Highlights: - One in four consumers identified errors on their credit reports that might affect their credit scores; - One in five consumers had an error that was corrected by a credit reporting agency (CRA) after it was disputed, on at least one of their three credit reports; - Four out of five consumers who filed disputes experienced some modification to their credit report; - Slightly more than one in 10 consumers saw a change in their credit score after the CRAs modified errors on their credit report; and - Approximately one in 20 consumers had a maximum score change of more than 25 points and only one in 250 consumers had a maximum score change of more than 100 points.
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posted: Feb. 11, 2013 @ 2:41p
There was a 60 minutes news story last night about how the bureaus send dispute inquiries to third worlds nations . Their job is basically to put the consumers dispute into a two digit code, and say the bank/collector verified the debt if the bank provides any kind of response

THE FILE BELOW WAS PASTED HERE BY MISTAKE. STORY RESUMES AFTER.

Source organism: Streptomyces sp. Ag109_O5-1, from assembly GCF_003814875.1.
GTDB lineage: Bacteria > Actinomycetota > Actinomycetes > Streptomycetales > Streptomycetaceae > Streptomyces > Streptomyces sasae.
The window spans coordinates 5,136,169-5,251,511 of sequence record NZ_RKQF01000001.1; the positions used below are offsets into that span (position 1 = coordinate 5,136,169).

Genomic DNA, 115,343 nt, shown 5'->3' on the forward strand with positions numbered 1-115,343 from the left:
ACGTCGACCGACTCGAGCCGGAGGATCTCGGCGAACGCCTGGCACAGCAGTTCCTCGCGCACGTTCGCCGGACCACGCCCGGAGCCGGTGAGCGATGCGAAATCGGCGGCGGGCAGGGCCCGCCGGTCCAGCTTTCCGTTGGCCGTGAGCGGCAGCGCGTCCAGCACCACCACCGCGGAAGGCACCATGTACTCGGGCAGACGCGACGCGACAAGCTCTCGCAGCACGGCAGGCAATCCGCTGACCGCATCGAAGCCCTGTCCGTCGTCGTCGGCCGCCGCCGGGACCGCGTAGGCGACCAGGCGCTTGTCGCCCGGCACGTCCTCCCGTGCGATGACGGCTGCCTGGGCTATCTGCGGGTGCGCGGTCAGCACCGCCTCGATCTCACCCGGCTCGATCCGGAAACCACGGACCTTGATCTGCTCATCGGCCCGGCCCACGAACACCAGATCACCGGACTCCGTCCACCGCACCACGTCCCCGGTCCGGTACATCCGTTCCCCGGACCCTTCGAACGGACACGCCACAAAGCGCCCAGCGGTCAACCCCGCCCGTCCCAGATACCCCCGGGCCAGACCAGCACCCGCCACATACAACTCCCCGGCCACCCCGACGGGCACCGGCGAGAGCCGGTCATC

Senior Member - 3K
posted: Feb. 11, 2013 @ 2:45p
SIS is 100% correct. They outsource most of the credit investigation process, and no matter how detailed or specific or unique your dispute is, it is boiled down to a simple code "not mine" or "never late" and the data furnisher provides a response. In some cases, they retain the information regardless of a response being given.
The stats are similar to what they were 5 or 10 years ago.
fedguy said: This is what happens when you allow a triumvirate to monopolize the credit reporting industry. There are now about 30 "consumer reporting agencies " , which is even more dangerous bc consumers rarely check them all .
Checking the big 3 was easy - it's getting to be impossible between ars, clue , ISO, the work number etc
posted: Feb. 12, 2013 @ 9:57a